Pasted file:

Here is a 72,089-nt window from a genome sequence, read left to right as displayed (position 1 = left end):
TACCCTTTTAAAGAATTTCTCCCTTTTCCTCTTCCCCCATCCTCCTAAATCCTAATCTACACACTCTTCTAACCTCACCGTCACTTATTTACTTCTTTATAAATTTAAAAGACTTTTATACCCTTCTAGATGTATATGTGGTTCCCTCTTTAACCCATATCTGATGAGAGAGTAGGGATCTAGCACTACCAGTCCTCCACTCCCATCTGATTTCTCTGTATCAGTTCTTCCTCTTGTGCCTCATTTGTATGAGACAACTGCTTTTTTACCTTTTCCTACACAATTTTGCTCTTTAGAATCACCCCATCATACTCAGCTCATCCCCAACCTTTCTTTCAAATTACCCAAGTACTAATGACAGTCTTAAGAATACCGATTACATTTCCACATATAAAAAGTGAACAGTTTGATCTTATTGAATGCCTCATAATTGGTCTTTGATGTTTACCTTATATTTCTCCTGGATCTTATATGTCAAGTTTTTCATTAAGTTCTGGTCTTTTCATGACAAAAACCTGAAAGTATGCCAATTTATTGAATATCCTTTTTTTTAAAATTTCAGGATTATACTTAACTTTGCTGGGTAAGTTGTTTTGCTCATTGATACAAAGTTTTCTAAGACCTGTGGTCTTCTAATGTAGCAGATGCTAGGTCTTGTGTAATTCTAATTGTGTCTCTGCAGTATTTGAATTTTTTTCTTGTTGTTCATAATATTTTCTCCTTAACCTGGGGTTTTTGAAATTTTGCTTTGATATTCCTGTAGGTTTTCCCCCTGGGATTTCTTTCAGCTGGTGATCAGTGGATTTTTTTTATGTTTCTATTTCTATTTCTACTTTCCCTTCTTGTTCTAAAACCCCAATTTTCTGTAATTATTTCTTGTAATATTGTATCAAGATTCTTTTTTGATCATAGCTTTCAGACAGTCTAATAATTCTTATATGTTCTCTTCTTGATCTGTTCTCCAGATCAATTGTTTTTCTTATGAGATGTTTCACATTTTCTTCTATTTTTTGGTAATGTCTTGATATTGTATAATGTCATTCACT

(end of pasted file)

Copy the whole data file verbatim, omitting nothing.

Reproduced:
Here is a 72,089-nt window from a genome sequence, read left to right as displayed (position 1 = left end):
TACCCTTTTAAAGAATTTCTCCCTTTTCCTCTTCCCCCATCCTCCTAAATCCTAATCTACACACTCTTCTAACCTCACCGTCACTTATTTACTTCTTTATAAATTTAAAAGACTTTTATACCCTTCTAGATGTATATGTGGTTCCCTCTTTAACCCATATCTGATGAGAGAGTAGGGATCTAGCACTACCAGTCCTCCACTCCCATCTGATTTCTCTGTATCAGTTCTTCCTCTTGTGCCTCATTTGTATGAGACAACTGCTTTTTTACCTTTTCCTACACAATTTTGCTCTTTAGAATCACCCCATCATACTCAGCTCATCCCCAACCTTTCTTTCAAATTACCCAAGTACTAATGACAGTCTTAAGAATACCGATTACATTTCCACATATAAAAAGTGAACAGTTTGATCTTATTGAATGCCTCATAATTGGTCTTTGATGTTTACCTTATATTTCTCCTGGATCTTATATGTCAAGTTTTTCATTAAGTTCTGGTCTTTTCATGACAAAAACCTGAAAGTATGCCAATTTATTGAATATCCTTTTTTTTAAAATTTCAGGATTATACTTAACTTTGCTGGGTAAGTTGTTTTGCTCATTGATACAAAGTTTTCTAAGACCTGTGGTCTTCTAATGTAGCAGATGCTAGGTCTTGTGTAATTCTAATTGTGTCTCTGCAGTATTTGAATTTTTTTCTTGTTGTTCATAATATTTTCTCCTTAACCTGGGGTTTTTGAAATTTTGCTTTGATATTCCTGTAGGTTTTCCCCCTGGGATTTCTTTCAGCTGGTGATCAGTGGATTTTTTTTATGTTTCTATTTCTATTTCTACTTTCCCTTCTTGTTCTAAAACCCCAATTTTCTGTAATTATTTCTTGTAATATTGTATCAAGATTCTTTTTTGATCATAGCTTTCAGACAGTCTAATAATTCTTATATGTTCTCTTCTTGATCTGTTCTCCAGATCAATTGTTTTTCTTATGAGATGTTTCACATTTTCTTCTATTTTTTGGTAATGTCTTGATATTGTATAATGTCATTCACT